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Storage and Retrieval, and Meaning

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Jul. 14th, 2004 | 12:49 am
mood: confusedconfused
music: They Might Be Giants - Wearing a Raincoat

I need a self-documenting ontology. I can't just classify things with a label or a heirarchy, because 1) I use different labels depending on my mood and frame of reference and 2) I don't remember what the labels signify. There are just too many to remember -- any classification system I build quickly outgrows my ability to remember how it works

I need this for storage and retrieval of information across almost every aspect and area of my life.

I've thought about addressing this using one layer of meta-classification: a way to classify the classification systems so I can find them/remember what they're for. To avoid absurdity it would be best if this idea could be collapsed back into a single classification ("filing") system as an added feature. Perhaps an interface to the classification system that exposes such metadata about each label or category as one is applying it.

PersonalBrain from thebrain.com does this pretty well, but it's still hard to publish from, and somewhat hard to integrate with other systems.

Any ideas, readers? What kind of filing systems do you use? How do you remember things? How do you remember why you remembered those things?

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Comments {8}

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from: avice
date: Jul. 13th, 2004 11:04 pm (UTC)
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Maybe if you wind up teaching me datbase processing that will be one of my projects - heh, databasing the Matthew.

Honestly I think if you spend too much time documenting and cross refferencing you wind up interrupting your life. But then I forget a lot too, so maybe I should log more.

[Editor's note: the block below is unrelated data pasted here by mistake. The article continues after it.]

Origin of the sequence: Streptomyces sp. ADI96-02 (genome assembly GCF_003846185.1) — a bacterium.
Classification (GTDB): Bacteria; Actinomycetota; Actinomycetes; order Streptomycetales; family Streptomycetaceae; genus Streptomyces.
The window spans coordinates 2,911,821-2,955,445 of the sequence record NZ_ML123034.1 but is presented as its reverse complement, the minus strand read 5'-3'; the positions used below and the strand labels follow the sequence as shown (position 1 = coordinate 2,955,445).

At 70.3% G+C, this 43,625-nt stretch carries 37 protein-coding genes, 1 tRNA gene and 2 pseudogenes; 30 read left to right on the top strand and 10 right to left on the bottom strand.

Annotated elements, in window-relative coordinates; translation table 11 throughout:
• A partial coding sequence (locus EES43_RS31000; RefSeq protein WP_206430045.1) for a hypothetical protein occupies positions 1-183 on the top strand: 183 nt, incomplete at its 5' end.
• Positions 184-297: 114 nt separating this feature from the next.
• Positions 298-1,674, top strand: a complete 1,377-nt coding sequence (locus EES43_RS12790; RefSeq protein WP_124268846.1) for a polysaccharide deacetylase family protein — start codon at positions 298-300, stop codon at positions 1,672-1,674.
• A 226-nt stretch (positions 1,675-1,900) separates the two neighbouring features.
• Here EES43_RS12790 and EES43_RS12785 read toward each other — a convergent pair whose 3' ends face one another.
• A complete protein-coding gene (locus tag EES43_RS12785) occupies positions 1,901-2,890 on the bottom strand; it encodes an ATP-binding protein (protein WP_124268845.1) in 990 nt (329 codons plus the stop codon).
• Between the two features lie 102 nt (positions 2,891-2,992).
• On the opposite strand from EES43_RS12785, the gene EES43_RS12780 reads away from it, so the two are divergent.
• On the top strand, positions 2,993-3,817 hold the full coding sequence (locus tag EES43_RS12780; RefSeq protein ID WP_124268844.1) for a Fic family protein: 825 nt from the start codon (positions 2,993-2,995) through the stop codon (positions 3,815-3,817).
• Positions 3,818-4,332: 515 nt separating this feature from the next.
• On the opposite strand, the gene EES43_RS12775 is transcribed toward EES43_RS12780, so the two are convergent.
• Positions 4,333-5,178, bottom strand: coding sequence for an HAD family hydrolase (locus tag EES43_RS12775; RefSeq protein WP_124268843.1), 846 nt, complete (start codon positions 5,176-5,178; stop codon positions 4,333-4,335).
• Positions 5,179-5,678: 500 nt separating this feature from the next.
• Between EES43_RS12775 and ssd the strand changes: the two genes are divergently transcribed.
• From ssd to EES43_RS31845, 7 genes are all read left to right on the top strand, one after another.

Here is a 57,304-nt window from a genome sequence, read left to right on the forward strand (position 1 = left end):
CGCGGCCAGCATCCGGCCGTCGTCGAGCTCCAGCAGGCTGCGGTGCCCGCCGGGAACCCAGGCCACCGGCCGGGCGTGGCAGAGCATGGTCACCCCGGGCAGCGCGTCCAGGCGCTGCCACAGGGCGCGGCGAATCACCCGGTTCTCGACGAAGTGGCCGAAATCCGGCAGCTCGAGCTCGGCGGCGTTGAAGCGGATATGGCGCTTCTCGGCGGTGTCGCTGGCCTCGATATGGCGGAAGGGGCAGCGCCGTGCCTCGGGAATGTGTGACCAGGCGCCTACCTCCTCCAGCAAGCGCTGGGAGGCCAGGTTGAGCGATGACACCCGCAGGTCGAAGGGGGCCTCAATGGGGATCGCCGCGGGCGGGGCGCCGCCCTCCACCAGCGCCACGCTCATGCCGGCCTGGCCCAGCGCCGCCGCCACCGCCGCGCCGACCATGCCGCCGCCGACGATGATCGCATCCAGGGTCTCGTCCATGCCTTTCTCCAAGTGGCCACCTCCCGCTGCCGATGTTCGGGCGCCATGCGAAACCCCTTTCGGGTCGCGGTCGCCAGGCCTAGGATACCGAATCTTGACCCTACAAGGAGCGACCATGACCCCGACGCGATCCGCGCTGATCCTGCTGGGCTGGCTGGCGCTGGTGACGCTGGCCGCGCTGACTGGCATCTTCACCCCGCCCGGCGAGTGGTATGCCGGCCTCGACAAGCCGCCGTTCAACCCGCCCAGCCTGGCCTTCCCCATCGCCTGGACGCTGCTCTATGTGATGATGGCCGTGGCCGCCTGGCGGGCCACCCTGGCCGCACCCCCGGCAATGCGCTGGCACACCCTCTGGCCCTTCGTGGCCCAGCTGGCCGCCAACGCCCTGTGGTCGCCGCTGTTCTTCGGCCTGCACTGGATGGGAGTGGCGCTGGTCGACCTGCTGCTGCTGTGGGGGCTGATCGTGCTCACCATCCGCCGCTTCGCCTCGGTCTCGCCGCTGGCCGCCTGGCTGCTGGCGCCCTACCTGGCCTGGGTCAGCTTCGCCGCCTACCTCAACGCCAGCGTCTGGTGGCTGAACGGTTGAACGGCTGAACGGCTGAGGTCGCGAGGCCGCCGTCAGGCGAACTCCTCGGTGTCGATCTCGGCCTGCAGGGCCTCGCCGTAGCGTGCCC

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Triple Entendre

(no subject)

from: triple_entendre
date: Jul. 14th, 2004 05:48 am (UTC)
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I would agree with you in general, but even if I ended up getting meta enough to 'interrupt' my life, it would look pretty much the same as it does now.

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(no subject)

from: marconiplein
date: Jul. 14th, 2004 12:39 am (UTC)
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sometimes i try to use a ragged, slacker version of the art of memory, or memory houses. i have a good memory, a knack for faces and trifling details. but the art of memory requires a militant, a genius memory even. and i couldn't go quite that far.

... the greatest practitioners of the old art discovered some odd things about their memory houses the longer they lived in them … It was discovered, for instance, that the symbolic figures with vivid expressions, once installed in their proper places, are subject to subtle change as they stand waiting to be called forth. That ravished nun who meant Sacrilege might, when one passes her again, have acquired a depraved air about the mouth and eyes one hadn’t thought he had bestowed on her, and something wanton about her deshabille that looks Somehow purposeful rather than forced: and Sacrilege changes to Hypocrisy, or at least borrows some of its aspects ... thus the memory she symbolizes alters perhaps in instructive ways.57